Skip to main content

Runner Nearly Hit by Truck During Hakone Ekiden: "I Thought I Was Gonna Die"

https://news.biglobe.ne.jp/sports/0104/blnews_170104_9095272654.html

translated by Brett Larner


On Jan. 4 news spread that a runner in the 93rd Hakone Ekiden had nearly been hit by a truck.  Video showing the incident was posted on Twitter, raising a public outcry about the police's handling of road closure and course safety. The Inter-University Athletic Union of Kanto (KGRR), organizers of the Hakone Ekiden, were contacted for comment.

The incident occurred on Jan. 3 during the five-stage, 109.6 km Day Two of the Hakone Ekiden from Ashinoko in Kanagawa to the Yomiuri Newspaper Building in central Tokyo.  At Hibiya Crossing late in the Tenth Stage, Kanagawa University anchor Koya Nakagami, running in 5th place, was almost struck by a vehicle on the course.  A major intersection with heavy traffic volume, at the time of the incident police were allowing cars at Hibiya Crossing to cross the course while the road on which Nakagami was running had a red light.

As Nakagami approached the intersection police officers on duty did not stop the flow of traffic, resulting in him running out into the path of oncoming cars. Right as he entered the intersection police officers can be heard calling out, "Please stop your vehicles!" but it was too late to prevent the situation.  A truck entered the intersection from Nakagami's left and it appeared that he would be hit, but at the last second he saw it coming, slowed, and stayed out of its path.  The evening of the 3rd Nakagami wrote about the incident on his Twitter feed, saying, "This was the first time I've nearly gotten in an accident during a race," and "I thought I was gonna die."

With regard to an athlete in one of their competitions nearly being struck by a car, the KGRR commented, "We can confirm the fact that this incident took place, but as the circumstances and causes are still under investigation we can make no further comment."  But, noting that no incident of this sort had ever occurred before, the spokesperson added, "The safety of the athletes is our primary concern and we cannot have this happen."  Regarding what is to come next, the KGRR is considering how to deal with Nakagami and what discussions need to be held with police concerning their road closure and course safety procedures.

Online public opinion was quick to condemn the police's role, questioning their methods and expressing fears for the athletes' safety in the police's hands:
"If the roads aren't closed 50 m in advance then it's meaningless."
"The problem is that the police were too slow in doing their job." 
 "I can't help but be scared to think that it's just a question of when an accident is going to happen."
"This incident was extremely dangerous to the athlete's life." 

Comments

Most-Read This Week

Kazami Breaks 100 km World Record at Lake Saroma

Running on the same course where Japan's Takahiro Sunada set the road 100 km world record of 6:13:33 twenty years ago, 2:17:23 marathoner Nao Kazamibested a deep and competitive field to win the Lake Saroma 100 km Ultramarathon in a world record 6:09:14.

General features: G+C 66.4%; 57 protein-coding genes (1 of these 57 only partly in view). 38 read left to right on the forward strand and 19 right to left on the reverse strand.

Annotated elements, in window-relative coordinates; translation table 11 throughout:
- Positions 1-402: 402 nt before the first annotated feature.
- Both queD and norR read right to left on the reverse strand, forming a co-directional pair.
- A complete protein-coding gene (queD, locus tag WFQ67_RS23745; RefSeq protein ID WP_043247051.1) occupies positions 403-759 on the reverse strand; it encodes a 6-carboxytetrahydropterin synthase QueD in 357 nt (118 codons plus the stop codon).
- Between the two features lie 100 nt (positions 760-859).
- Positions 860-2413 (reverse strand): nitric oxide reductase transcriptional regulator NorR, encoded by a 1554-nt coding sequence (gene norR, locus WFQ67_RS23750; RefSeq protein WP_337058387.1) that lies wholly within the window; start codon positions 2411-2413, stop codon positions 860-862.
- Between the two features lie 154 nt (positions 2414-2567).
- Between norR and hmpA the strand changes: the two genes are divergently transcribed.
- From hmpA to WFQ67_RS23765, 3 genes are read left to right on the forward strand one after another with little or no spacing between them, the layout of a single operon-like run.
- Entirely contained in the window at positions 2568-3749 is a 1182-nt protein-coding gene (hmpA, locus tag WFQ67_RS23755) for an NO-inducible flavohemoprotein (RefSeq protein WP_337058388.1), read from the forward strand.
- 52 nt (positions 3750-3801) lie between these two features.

Part of a front group of at least five that went through the marathon split in 2:33:36, on pace for 6:04:01, Kazami lost touch with the lead as rivals Koji Hayasaka and Takehiko Gyoba surged just before halfway to open a roughly 30 second lead that lasted until nearly 75 km. But in the last quarter of the race Kazami, a graduate of Hakone Ekiden powerhouse Komazawa University, was the only one who could sustain anything close to the early pace, overtaking Hayasaka and Gyoba before pulling away to open a lead of over 11 minutes. Kazami's mark took more than 4 minutes off the world record, and he also bettered the 100 km track world record of 6:10:20 set in 1978 well before he was born by the late Don Ritchie.
Trying to stay wi…

Boston Marathon Champion Yuki Kawauchi and Olympian Suguru Osako Join 2018 Bank of America Chicago Marathon Elite Field

A Bank of America Chicago Marathon press release

The Bank of America Chicago Marathon announced today that reigning Boston Marathon champion and “citizen runner” Yuki Kawauchi and 2016 Olympian and Nike Oregon Project runner Suguru Osako will join the elite competition as they both seek to become the first Chicago Marathon champion from Japan since Toshihiko Seko took the crown in 1986.

"I'm really happy to have the chance to race in the Bank of America Chicago Marathon and the Abbott World Marathon Majors," Kawauchi said. "I'm looking forward to running the same race where Toshinari Takaoka set the former national record and so many other great Japanese athletes have run well. My results in the other American Abbott World Marathon Majors races, Boston and New York, were pretty good, and I'll do everything I can to line up in Chicago ready to produce good results there too."

“Yuki and Suguru are exciting additions to our elite field,” said Executive Rac…

Kawauchi Wins 7th-Straight Okinoshima 50 km

Running the Okinoshima 50 km Ultramarathon on his late father's home island of Oki for the eighth year in a row, Yuki Kawauchi (Saitama Pref. Gov't) ran 2:52:55 to win it for the seventh straight time. Starting strong on the relatively flat first 10 km where he clocked 33:26, low-2:47 pace, Kawauchi slowed to just over 2:50 pace on the course's toughest hills between 10 and 30 km. A sub-2:50 was still in range at that point, but over the last 20 km he faded further to finish in the second-slowest of his Okinoshima wins.



The day before the race Kawauchi paced children in Okinoshima's kids' run. Following that he greeted participants and local supporters at an expo event where he was hailed onstage as the Boston Marathon winner. As per his usual routine, his next race will be the July 1 Gold Coast Marathon in Australia.

© 2018 Brett Larner, all rights reserved